State Politics

More than 300 new Idaho laws go into effect July 1. Here are the ones you should know.

“No trespassing” signs can be found along many roads skirting open range in the Boise Foothills. This one attracted target shooters. Lawmakers are debating the most sizeable overhaul of Idaho trespassing law in years.
“No trespassing” signs can be found along many roads skirting open range in the Boise Foothills. This one attracted target shooters. Lawmakers are debating the most sizeable overhaul of Idaho trespassing law in years.

Starting July 1, Idahoans will have a new set of laws to follow.

More than 300 pieces of legislation passed during the 2018 session go into effect that day.

Here are a few laws to remember:

Trespass law

One of the most controversial bills of the session, HB 658 updates Idaho’s trespassing laws, altering private property posting requirements and strengthening the penalties for those caught on someone else’s land.

There was widespread agreement among lawmakers on both sides of the aisle that current trespassing laws could use a revamp, but critics of the bill cited concerns about the potential unintended consequences of HB 658.

Currently, land owners must post “No Trespassing” signs or other notices at 660 foot intervals. Under the new law, land owners are required to mark their land such that a “reasonable person” would recognize it as private property — a more subjective standard.

Supporters said the bill would clarify Idaho’s murky trespass laws and crack down on repeat, intentional offenders.

Opponents, including several outdoorsman groups, argued that the harsher penalties for trespassers, coupled with the more subjective standard for private property posting, could increase the chances that accidental trespassers face legal consequences.

Stand Your Ground

One of two Castle Doctrine bills introduced this past session was passed into law without the signature of the governor.

The law puts self-defense principles that already exist in Idaho case law and jury instruction into state code. This includes expanding the definition of justifiable homicide to include not only defending one’s home against an intruder, but also defending one’s place of employment or an occupied vehicle.

Supporters of SB 1313, including Twin Falls County Prosecutor Grant Loebs, said it would clarify the existing legal standards for citizens who may not be familiar with case law or jury instruction.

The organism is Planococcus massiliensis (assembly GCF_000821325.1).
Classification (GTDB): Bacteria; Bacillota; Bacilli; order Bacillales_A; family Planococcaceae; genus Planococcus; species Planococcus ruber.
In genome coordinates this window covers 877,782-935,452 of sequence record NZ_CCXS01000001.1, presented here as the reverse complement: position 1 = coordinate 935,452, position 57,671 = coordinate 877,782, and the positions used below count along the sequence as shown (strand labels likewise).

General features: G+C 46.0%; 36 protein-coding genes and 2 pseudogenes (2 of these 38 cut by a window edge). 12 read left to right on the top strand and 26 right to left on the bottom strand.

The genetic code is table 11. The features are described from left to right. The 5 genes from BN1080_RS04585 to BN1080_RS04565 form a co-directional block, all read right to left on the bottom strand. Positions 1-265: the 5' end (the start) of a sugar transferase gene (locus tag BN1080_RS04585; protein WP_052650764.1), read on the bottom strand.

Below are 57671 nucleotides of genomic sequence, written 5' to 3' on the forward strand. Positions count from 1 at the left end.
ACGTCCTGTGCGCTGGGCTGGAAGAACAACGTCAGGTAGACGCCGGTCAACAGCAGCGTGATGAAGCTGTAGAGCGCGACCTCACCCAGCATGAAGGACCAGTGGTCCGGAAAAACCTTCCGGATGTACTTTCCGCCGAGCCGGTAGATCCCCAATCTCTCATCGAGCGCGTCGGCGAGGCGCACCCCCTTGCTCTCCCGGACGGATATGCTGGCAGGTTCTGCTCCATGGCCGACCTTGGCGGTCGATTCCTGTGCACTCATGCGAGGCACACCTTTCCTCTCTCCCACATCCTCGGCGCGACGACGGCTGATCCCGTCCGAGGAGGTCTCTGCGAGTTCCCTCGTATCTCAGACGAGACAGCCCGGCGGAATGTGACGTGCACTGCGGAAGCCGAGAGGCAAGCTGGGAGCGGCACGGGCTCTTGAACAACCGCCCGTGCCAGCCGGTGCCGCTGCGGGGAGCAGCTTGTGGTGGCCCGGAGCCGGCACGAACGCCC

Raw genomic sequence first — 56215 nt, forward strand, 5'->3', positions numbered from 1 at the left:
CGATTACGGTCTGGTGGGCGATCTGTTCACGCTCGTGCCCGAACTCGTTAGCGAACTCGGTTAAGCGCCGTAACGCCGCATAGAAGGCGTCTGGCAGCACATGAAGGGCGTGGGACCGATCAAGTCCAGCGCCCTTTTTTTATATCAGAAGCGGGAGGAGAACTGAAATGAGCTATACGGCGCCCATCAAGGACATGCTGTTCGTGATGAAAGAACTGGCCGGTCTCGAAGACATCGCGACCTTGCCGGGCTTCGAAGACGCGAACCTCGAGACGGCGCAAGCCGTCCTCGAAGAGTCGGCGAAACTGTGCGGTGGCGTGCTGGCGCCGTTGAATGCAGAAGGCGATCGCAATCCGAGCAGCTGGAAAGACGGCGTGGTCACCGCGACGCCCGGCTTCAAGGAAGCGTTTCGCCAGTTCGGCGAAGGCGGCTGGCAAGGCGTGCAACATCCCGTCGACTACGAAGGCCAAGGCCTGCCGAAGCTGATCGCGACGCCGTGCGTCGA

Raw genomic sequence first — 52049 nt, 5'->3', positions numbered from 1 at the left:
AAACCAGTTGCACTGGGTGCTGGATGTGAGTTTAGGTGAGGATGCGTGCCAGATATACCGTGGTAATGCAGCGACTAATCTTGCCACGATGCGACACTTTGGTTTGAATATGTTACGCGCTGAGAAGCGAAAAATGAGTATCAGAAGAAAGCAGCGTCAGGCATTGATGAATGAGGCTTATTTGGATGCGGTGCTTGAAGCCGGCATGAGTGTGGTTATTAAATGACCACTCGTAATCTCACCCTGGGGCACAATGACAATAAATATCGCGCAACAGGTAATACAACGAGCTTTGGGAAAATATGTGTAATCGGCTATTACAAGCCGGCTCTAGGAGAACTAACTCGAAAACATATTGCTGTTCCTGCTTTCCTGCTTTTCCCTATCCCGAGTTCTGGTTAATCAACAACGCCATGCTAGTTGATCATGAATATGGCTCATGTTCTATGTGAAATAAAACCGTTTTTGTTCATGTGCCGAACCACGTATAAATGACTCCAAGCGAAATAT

“The point of this bill clarify what the law is so that citizens of this state understand it and don’t have to hire a lawyer to do research to find out what their rights are,” Loebs told the Senate State Affairs Committee. “A lot of people think that they have to prove that they are defending themselves in court, and that isn’t the case.”

Opponents of the bill argued that it could encourage people to “shoot first and ask questions later.” Several pointed to data showing increases in justifiable homicides in states that have enacted “Stand Your Ground” legislation and statistics suggesting racial minorities are disproportionately affected when such laws are put into place.

“In essence, we’re codifying presumptions,” Sen. Michelle Stennett, D-Ketchum, said on the Senate floor. “Law enforcement presumes innocence by law and so do the courts. This bill has an untrained person assume harm and guilt before innocence.”

SB 1313 passed along party lines among south-central Idaho lawmakers, with Stennett and Toone voting against.

The bill became law without the governor’s signature, with Gov. Butch Otter citing “the potential unintended consequences on our children” in a letter explaining his decision.

“[A] thorough review of this bill reveals some concerns that warrant further review during the next legislative session,” Otter wrote.

Online sales tax

Idahoans online shopping with certain out-of-state retailers will no longer have to report Idaho’s sales tax on their income tax returns.

Under current statute, if somebody living in Idaho makes an online purchase from a company based elsewhere, it’s the shopper’s job to report that purchase on their income tax returns and pay the owed sales tax — but not every shopper actually does that.

The result, Clow and other supporters of the bill said, is lost revenue and an unfair disadvantage to in-state retailers, who are already required to collect the sales tax upfront.

“We have retailers closing in Twin Falls,” Clow told the Times-News in February. “We’re losing retail jobs, we’re losing retailers, because of the competition. And some of it is very unfair.”

Starting July 1, retailers that meet certain requirements must collect that sales tax upfront, a change that Clow estimates could provide the state with an additional $22 million to $37 million per year.

The new law only applies to out-of-state businesses that gross at least $10,000 in Idaho sales annually and have some affiliation to an Idaho-based seller.

It’s less broad than South Dakota’s controversial law on the same issue, which was held up by the U.S. Supreme Court this week: South Dakota’s law includes businesses that gross a certain amount in South Dakota, but do not necessarily have any physical presence or affiliations to businesses there.

Left lane driving

Another new law from Clow aims to crack down on highway drivers going slowly in the left lane.

It’s already illegal in Idaho to “impede the normal reasonable movement of traffic” with slow driving. But this law takes things a step further, specifically forbidding slow drivers in the far-left lane of a controlled-access freeway from impeding other drivers who are traveling at the speed limit.